(Bloomberg) — The death toll from the worst Ebola outbreak in seven years climbed to 80 in Guinea as the aid organization Doctors Without Borders said the disease’s geographical spread marks the flare-up as unprecedented.
In neighboring Liberia, one of two confirmed cases has died, while a second person who died with a suspected Ebola infection tested negative for the virus, the World Health Organization said in a statement. Both confirmed cases in Liberia were exposed to Ebola in Guinea, Gregory Hartl, a WHO spokesman, said on Twitter.
The outbreak is the first in Guinea, which has 122 suspected or confirmed cases, the WHO said yesterday. The pattern of infection, with patients found in the coastal capital of Conakry as well as villages in the country’s southern area, marks this outbreak as different, according to Mariano Lugli of Doctors Without Borders.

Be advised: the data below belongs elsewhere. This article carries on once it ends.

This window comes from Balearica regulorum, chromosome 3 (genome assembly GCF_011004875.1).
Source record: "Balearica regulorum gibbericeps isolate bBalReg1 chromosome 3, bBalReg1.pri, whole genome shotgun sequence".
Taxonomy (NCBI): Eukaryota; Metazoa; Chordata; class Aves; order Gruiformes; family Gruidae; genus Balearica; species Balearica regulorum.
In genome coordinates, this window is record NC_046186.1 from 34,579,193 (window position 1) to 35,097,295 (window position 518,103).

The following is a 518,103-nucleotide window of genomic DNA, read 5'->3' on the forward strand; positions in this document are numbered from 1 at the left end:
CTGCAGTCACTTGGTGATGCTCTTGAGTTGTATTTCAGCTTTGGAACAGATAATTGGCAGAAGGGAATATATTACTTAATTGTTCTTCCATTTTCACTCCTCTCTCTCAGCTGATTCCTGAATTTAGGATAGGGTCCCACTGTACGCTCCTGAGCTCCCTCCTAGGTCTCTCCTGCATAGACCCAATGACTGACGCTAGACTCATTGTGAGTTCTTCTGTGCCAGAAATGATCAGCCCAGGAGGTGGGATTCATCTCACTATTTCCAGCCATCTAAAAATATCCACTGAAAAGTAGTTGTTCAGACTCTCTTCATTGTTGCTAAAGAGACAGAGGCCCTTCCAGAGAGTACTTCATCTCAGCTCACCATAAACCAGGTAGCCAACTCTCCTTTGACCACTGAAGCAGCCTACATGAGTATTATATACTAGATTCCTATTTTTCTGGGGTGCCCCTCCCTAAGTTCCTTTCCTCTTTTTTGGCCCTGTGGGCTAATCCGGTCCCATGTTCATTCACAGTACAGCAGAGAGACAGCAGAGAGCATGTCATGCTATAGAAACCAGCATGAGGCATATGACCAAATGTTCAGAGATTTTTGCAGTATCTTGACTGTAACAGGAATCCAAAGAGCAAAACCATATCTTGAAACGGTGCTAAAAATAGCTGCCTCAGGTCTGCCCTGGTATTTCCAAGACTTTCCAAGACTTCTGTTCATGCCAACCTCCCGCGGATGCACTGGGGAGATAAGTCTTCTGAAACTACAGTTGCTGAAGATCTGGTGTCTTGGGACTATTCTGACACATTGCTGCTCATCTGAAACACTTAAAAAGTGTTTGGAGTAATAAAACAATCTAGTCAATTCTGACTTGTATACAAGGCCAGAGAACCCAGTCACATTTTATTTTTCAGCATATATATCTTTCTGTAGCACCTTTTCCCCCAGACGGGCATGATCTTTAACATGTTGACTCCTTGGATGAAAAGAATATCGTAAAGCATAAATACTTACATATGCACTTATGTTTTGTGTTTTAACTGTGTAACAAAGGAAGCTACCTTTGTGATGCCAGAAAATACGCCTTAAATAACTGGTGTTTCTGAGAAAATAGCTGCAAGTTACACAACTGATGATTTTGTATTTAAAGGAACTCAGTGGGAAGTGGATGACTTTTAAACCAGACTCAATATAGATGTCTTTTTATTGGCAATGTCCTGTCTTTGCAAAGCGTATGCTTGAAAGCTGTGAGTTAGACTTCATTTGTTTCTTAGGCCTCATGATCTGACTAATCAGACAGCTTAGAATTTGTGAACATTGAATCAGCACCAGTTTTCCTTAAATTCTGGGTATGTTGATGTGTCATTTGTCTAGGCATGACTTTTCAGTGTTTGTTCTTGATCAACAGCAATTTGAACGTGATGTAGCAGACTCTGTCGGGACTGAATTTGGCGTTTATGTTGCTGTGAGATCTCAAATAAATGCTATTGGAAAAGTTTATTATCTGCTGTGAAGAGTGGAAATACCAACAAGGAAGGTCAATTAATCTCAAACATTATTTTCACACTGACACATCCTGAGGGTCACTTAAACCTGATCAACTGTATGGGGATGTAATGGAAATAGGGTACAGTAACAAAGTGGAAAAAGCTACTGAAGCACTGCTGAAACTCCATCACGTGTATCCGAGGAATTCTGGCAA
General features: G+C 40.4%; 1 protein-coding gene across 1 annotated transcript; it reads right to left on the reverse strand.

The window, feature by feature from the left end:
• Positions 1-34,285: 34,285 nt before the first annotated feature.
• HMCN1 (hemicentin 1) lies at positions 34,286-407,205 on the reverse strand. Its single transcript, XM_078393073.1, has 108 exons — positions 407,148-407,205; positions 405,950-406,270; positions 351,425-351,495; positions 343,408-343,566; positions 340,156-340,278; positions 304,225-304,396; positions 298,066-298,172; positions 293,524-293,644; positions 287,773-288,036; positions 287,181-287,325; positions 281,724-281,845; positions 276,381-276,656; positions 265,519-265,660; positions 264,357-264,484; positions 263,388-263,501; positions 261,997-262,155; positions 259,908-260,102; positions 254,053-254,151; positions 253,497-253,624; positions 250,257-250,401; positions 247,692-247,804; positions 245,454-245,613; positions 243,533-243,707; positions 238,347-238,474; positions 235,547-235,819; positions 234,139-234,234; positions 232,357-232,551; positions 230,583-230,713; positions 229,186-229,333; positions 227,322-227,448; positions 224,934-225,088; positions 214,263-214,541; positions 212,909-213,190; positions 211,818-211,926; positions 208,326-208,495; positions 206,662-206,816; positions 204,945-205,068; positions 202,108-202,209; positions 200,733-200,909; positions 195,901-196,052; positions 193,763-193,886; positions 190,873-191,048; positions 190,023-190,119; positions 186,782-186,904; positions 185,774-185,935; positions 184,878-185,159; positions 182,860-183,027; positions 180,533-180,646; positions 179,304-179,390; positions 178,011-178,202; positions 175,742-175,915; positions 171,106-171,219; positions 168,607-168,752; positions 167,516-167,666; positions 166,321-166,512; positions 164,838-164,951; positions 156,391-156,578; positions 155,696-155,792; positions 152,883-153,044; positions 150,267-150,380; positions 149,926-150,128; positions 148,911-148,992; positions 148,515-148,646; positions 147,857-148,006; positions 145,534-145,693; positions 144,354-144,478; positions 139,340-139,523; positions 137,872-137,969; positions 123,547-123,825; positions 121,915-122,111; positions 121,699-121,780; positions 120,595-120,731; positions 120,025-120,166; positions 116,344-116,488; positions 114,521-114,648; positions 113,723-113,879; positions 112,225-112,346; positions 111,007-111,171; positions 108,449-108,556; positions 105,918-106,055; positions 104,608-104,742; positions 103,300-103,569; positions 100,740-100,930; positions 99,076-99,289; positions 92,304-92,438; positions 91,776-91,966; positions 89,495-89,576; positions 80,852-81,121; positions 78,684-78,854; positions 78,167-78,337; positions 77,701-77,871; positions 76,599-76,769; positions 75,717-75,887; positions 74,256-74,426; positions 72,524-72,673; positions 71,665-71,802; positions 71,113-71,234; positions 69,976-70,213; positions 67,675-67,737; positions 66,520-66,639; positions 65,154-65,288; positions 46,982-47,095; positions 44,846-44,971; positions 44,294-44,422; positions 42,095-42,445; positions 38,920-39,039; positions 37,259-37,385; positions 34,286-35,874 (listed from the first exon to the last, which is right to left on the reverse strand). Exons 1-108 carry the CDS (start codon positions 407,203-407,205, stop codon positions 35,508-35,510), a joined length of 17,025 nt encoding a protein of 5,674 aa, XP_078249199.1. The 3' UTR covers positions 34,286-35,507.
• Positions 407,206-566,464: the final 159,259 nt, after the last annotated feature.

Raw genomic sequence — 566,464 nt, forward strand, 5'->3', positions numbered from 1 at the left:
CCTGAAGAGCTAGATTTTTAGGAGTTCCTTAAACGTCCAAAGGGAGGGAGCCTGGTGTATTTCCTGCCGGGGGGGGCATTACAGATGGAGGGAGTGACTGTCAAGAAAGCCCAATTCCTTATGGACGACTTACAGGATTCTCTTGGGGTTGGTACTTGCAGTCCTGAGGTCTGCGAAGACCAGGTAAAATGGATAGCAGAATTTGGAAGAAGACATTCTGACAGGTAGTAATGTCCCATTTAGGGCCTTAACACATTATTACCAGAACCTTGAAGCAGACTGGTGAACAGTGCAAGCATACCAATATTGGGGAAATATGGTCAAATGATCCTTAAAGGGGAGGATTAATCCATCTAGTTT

“We are facing an epidemic of a magnitude never before seen in terms of the distribution of cases,” Lugli, coordinator of the organization’s project in Conakry, said in a statement. The group “has intervened in almost all reported Ebola outbreaks in recent years, but they were much more geographically contained and involved more remote locations.”
Guinea’s government has asked people not to eat monkeys, chimpanzees and bats and to avoid travel in the affected areas, while Senegal closed its southern border with Guinea. The WHO said it doesn’t recommend any restrictions on travel to or trade with Liberia or Guinea.
No cases have been reported in Sierra Leone, which shares borders with Guinea and Liberia near the worst affected area.
The Economic Community of West African States expressed “deep concern” over the outbreak and asked for international help in combating the “serious threat” to regional security.